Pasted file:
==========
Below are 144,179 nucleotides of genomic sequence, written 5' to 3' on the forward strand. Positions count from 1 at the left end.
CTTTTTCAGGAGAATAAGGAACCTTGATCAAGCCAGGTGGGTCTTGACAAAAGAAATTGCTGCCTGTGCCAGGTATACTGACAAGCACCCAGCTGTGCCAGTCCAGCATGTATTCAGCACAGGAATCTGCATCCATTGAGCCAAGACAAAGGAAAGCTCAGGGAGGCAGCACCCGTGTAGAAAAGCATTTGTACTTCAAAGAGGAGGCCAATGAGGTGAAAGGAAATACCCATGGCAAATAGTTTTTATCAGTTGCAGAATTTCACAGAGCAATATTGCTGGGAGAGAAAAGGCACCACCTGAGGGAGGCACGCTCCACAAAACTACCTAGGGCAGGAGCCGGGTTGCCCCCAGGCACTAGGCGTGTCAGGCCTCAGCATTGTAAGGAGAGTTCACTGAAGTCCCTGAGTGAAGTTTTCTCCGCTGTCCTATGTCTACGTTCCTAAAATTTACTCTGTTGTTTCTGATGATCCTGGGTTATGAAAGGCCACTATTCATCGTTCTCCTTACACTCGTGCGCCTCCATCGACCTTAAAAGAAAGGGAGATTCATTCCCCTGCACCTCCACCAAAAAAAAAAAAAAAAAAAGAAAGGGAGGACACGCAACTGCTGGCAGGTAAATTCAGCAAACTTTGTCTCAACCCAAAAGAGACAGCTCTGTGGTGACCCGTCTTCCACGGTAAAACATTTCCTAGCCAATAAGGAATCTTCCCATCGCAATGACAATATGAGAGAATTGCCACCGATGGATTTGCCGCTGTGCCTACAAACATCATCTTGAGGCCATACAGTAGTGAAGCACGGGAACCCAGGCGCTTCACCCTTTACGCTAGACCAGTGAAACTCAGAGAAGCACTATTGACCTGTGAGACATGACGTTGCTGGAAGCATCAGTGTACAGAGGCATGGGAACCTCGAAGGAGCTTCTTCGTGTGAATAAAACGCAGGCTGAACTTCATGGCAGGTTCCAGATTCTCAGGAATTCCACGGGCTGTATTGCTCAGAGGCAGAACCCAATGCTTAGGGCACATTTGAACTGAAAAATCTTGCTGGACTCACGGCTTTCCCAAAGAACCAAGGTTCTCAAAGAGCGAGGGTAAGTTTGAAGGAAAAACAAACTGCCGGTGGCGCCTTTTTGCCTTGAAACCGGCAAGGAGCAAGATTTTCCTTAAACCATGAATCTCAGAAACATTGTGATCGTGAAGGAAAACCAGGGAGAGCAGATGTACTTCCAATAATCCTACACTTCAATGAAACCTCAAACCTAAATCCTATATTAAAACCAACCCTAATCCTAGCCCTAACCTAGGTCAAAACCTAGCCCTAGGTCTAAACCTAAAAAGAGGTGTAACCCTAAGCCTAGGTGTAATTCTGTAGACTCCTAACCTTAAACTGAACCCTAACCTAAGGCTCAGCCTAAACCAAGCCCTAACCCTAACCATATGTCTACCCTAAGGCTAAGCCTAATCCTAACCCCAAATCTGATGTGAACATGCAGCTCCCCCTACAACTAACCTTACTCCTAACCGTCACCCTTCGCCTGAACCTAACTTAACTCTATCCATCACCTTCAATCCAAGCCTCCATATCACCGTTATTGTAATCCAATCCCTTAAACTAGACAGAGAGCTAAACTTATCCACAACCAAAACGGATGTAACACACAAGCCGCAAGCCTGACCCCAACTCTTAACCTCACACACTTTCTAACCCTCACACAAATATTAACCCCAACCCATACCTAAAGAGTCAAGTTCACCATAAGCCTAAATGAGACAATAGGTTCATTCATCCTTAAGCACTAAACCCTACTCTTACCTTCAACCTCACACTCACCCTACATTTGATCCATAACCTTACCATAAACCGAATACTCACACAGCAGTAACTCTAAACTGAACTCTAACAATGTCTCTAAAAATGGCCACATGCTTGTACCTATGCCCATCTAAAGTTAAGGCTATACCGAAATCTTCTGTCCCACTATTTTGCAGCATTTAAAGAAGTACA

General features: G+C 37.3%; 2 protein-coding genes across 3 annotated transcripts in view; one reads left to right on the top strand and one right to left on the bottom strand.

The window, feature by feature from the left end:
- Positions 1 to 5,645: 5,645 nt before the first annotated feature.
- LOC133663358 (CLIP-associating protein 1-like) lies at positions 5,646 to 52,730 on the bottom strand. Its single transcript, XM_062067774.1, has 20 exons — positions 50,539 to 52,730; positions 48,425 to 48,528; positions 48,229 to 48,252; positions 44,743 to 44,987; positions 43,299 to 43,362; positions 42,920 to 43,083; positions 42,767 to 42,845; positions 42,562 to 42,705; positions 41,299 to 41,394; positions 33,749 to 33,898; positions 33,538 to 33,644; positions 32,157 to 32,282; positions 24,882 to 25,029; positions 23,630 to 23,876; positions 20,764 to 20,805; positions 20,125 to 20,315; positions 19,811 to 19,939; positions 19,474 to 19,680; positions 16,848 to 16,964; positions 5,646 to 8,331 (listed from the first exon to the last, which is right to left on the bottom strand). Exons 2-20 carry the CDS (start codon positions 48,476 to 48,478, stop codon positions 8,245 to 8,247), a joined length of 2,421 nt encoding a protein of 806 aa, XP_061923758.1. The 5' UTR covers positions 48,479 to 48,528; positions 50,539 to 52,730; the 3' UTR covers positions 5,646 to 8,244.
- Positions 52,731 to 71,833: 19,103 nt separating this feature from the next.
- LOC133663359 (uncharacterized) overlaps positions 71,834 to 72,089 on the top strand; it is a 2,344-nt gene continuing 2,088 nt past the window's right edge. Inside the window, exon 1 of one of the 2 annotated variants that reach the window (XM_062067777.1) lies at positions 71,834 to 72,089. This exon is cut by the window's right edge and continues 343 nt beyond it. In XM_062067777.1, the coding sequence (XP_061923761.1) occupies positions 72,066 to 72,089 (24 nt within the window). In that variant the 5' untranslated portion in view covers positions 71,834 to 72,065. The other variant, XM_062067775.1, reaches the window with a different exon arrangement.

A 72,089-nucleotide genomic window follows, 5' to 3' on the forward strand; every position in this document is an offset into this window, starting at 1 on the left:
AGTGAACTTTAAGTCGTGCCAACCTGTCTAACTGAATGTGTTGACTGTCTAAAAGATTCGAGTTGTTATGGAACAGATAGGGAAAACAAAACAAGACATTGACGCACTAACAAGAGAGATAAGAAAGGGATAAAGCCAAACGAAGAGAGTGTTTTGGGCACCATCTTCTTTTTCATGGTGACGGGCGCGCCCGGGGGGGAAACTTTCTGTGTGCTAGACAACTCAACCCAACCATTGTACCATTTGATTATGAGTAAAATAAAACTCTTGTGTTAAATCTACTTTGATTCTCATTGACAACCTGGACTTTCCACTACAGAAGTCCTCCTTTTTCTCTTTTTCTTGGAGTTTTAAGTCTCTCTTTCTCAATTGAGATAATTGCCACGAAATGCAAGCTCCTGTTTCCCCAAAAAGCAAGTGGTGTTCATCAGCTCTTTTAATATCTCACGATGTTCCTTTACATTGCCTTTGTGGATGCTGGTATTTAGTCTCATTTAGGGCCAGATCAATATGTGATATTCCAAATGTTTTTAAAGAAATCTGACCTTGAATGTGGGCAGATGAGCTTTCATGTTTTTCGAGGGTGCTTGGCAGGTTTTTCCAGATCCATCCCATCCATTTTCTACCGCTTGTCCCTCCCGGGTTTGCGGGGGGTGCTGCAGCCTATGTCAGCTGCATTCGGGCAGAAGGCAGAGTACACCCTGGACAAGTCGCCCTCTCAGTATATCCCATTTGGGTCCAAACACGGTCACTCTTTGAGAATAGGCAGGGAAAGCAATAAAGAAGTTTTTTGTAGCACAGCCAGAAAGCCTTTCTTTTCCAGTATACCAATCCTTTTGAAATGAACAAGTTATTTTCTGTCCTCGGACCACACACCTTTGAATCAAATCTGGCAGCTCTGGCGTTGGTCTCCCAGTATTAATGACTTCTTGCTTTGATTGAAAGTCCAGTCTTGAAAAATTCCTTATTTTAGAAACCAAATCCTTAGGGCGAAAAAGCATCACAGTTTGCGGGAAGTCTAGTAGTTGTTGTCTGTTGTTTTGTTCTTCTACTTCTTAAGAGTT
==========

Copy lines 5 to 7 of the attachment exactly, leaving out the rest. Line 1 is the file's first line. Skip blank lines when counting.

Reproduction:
- Positions 1 to 5,645: 5,645 nt before the first annotated feature.
- LOC133663358 (CLIP-associating protein 1-like) lies at positions 5,646 to 52,730 on the bottom strand. Its single transcript, XM_062067774.1, has 20 exons — positions 50,539 to 52,730; positions 48,425 to 48,528; positions 48,229 to 48,252; positions 44,743 to 44,987; positions 43,299 to 43,362; positions 42,920 to 43,083; positions 42,767 to 42,845; positions 42,562 to 42,705; positions 41,299 to 41,394; positions 33,749 to 33,898; positions 33,538 to 33,644; positions 32,157 to 32,282; positions 24,882 to 25,029; positions 23,630 to 23,876; positions 20,764 to 20,805; positions 20,125 to 20,315; positions 19,811 to 19,939; positions 19,474 to 19,680; positions 16,848 to 16,964; positions 5,646 to 8,331 (listed from the first exon to the last, which is right to left on the bottom strand). Exons 2-20 carry the CDS (start codon positions 48,476 to 48,478, stop codon positions 8,245 to 8,247), a joined length of 2,421 nt encoding a protein of 806 aa, XP_061923758.1. The 5' UTR covers positions 48,479 to 48,528; positions 50,539 to 52,730; the 3' UTR covers positions 5,646 to 8,244.
- Positions 52,731 to 71,833: 19,103 nt separating this feature from the next.